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3 Ways to Maximize Employee Training Dollars

By Chris Evans on January 26, 2017

Budgeting is an important process for any organization, and employee training is often one of the more Person calculating employee training costsdifficult items to allocate budget to. No one wants to pay for training, but they will pay for the results of training if they are linked to driving the business strategy. The probability that you will be able to demonstrate these results depends on the types of employee training methods that you employ and the ongoing support provided to employees, but following these three steps can help you cut employee training costs without sacrificing program quality or knowledge retention.

1. Choose the Right Training Methods

Not all training options are equal. A lecture, an online training course, and an immersive experiential learning program will all have different costs, but they will also deliver vastly different results. This is where the executive team needs to see the full picture and not just a price tag for each training option. Present each training option with the following information, so decision-makers are fully informed about all the options and their ability to drive the organization's strategy forward.

  • Training method
  • Costs
  • Expected training outcomes
  • Expected impact on the business results
  • Long-term strategic impact
  • Associated measurement and retention activities

Weighing not just the cost but also the benefits of various training methods will allow you to decide which options are worthwhile investments and which ones are likely to be less effective. If you’re not sure which training methods are most effective, become familiar with learning decay and how it can impact your employee training program.   

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2. Promote Practice Through Application

The only way that individuals can successfully cultivate new skills is through practice. By applying their newly acquired knowledge to their real-life jobs, participants will turn information into long-term habits, which means you will not have to invest in teaching the same concepts again and again. You can encourage the application of new skills by:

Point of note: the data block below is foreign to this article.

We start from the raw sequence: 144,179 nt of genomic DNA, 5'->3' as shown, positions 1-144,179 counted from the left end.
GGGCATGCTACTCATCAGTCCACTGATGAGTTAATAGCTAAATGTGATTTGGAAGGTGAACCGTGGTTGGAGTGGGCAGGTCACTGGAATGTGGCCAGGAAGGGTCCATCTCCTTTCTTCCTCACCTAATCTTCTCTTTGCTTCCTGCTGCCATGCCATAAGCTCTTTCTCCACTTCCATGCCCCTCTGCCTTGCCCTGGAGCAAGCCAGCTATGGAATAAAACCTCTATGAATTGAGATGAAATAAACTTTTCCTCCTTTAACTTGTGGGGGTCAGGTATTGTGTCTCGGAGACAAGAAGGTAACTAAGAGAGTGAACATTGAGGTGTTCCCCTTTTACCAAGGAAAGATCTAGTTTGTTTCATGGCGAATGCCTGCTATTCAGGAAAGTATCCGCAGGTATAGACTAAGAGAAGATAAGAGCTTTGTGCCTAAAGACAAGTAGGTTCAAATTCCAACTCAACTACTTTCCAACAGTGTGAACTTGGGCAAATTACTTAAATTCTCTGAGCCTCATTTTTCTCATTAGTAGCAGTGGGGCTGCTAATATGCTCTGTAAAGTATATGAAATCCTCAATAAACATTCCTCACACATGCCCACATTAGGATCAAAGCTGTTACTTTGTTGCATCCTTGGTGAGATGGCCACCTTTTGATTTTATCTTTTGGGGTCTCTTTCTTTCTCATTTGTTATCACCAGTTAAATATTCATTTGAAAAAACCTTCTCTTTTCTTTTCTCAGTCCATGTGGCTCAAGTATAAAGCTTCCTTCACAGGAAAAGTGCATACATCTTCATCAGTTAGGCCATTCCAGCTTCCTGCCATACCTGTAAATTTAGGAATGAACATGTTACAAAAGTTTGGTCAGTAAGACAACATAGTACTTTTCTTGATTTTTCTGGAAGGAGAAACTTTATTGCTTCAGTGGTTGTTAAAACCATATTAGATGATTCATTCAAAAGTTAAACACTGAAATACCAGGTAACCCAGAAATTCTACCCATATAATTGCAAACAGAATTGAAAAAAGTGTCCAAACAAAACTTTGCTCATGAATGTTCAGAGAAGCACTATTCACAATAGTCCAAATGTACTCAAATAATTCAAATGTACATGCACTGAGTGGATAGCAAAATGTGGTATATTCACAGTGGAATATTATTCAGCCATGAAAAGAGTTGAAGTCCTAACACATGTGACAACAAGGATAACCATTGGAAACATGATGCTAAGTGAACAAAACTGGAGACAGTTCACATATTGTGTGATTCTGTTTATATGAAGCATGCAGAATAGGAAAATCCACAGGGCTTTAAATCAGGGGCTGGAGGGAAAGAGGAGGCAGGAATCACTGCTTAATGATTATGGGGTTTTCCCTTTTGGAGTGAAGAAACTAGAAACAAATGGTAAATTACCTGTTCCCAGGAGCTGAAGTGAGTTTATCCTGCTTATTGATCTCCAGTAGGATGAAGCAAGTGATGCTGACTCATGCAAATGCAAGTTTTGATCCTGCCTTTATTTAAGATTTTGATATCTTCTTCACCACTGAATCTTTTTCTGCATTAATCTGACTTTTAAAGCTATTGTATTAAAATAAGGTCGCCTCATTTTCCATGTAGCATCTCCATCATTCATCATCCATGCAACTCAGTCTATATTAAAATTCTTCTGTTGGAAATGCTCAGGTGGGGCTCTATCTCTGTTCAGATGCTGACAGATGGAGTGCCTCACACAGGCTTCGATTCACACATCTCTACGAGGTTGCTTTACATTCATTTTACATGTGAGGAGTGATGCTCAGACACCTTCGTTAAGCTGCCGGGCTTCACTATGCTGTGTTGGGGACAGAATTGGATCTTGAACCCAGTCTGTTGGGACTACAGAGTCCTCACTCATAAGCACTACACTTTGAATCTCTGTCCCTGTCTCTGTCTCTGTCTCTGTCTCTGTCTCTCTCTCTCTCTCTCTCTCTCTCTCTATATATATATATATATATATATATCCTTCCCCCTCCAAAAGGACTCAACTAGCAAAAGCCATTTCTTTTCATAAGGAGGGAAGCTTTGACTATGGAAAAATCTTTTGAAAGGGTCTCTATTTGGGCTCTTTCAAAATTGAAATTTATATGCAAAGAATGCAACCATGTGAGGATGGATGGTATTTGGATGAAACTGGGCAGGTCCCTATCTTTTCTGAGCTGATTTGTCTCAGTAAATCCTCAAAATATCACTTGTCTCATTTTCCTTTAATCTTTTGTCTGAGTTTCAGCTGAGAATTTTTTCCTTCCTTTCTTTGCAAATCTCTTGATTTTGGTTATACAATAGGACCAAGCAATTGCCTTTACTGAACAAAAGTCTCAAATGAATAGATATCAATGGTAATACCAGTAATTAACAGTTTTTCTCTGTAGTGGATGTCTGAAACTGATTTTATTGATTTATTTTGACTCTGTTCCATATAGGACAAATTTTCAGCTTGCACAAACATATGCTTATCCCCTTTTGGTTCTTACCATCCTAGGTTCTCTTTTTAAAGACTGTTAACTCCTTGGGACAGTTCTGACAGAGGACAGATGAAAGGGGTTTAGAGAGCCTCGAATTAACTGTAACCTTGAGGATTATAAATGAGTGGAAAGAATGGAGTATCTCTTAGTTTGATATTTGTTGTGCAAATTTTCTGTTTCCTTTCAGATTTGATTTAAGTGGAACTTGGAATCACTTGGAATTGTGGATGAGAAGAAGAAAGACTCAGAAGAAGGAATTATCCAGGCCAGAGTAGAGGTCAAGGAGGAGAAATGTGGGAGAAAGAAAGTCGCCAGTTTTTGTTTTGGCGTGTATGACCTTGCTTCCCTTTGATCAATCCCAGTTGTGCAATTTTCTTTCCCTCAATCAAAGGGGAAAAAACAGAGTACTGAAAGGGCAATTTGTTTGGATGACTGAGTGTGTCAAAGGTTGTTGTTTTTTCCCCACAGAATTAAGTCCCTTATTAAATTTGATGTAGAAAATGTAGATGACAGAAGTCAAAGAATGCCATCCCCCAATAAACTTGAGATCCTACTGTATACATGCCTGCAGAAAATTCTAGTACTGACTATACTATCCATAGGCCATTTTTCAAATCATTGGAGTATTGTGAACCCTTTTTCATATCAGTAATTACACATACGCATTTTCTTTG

• Ensuring the training event builds conviction, not just better informing participants
  • Ensuring line managers are equipped to coach the new skills that have been trained
  • Celebrating individual and team successes
  • Recognizing when employees exhibit the desired behaviors
  • Having weekly check-in meetings to track adoption of new behaviors
  • Creating an environment that facilitates employees safely testing their new skills

The last thing that you want to hear after investing in an employee training event is “That was fun, but I don’t use any of that information when doing my job.” On the contrary, you want employees to enthusiastically embrace new habits that support organizational goals.

3. Reinforce to Reduce Retraining

In addition to application, it’s also important to reinforce the new behaviors until they become a fully integrated competency. Doing an employee training event with no follow-up often results in the need for retraining, which will impact your budget and credibility, not to mention it will take valuable training dollars away from new initiatives. You can reinforce training by:

  • Implementing digital tools like gamification & bite-sized digital learning
  • Equipping line managers to reinforce the initiative for 6-9 months
  • Creating discussion groups to keep the conversation going and to maintain momentum
  • Using measurement tools that monitor progress
  • Offering one-on-one coaching to those who are less able to adopt new behaviors
  • Reinforce with training in advance on the topic or on related topics

Employee training must be viewed holistically to get the most benefit. Although the cost is an important factor that needs to be properly managed, a larger up-front investment and a focus on application and retention often provide longer-lasting results that deliver a vastly superior impact a better return on investment. Taking this strategic approach to drive behavior, which in turn drives the business results the executive team is looking for, is the key to being able to sustainably invest in your people.

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Chris Evans

About the author

Chris holds an MBA from Cornell-Queens Executive MBA Program. From 2006-2014, he was the Executive Director and COO of Muskoka Woods Sports Resort. He is now the Executive Vice President Marketing and Business Development at Eagle’s Flight. His diverse executive background managing portfolios include operations, sales and marketing, finance, fundraising and Human Resources. Eagle’s Flight benefits from Chris’ experience and expertise in leading, facilitating and consulting for client executive teams, specifically in the development of their strategic vision and plan.

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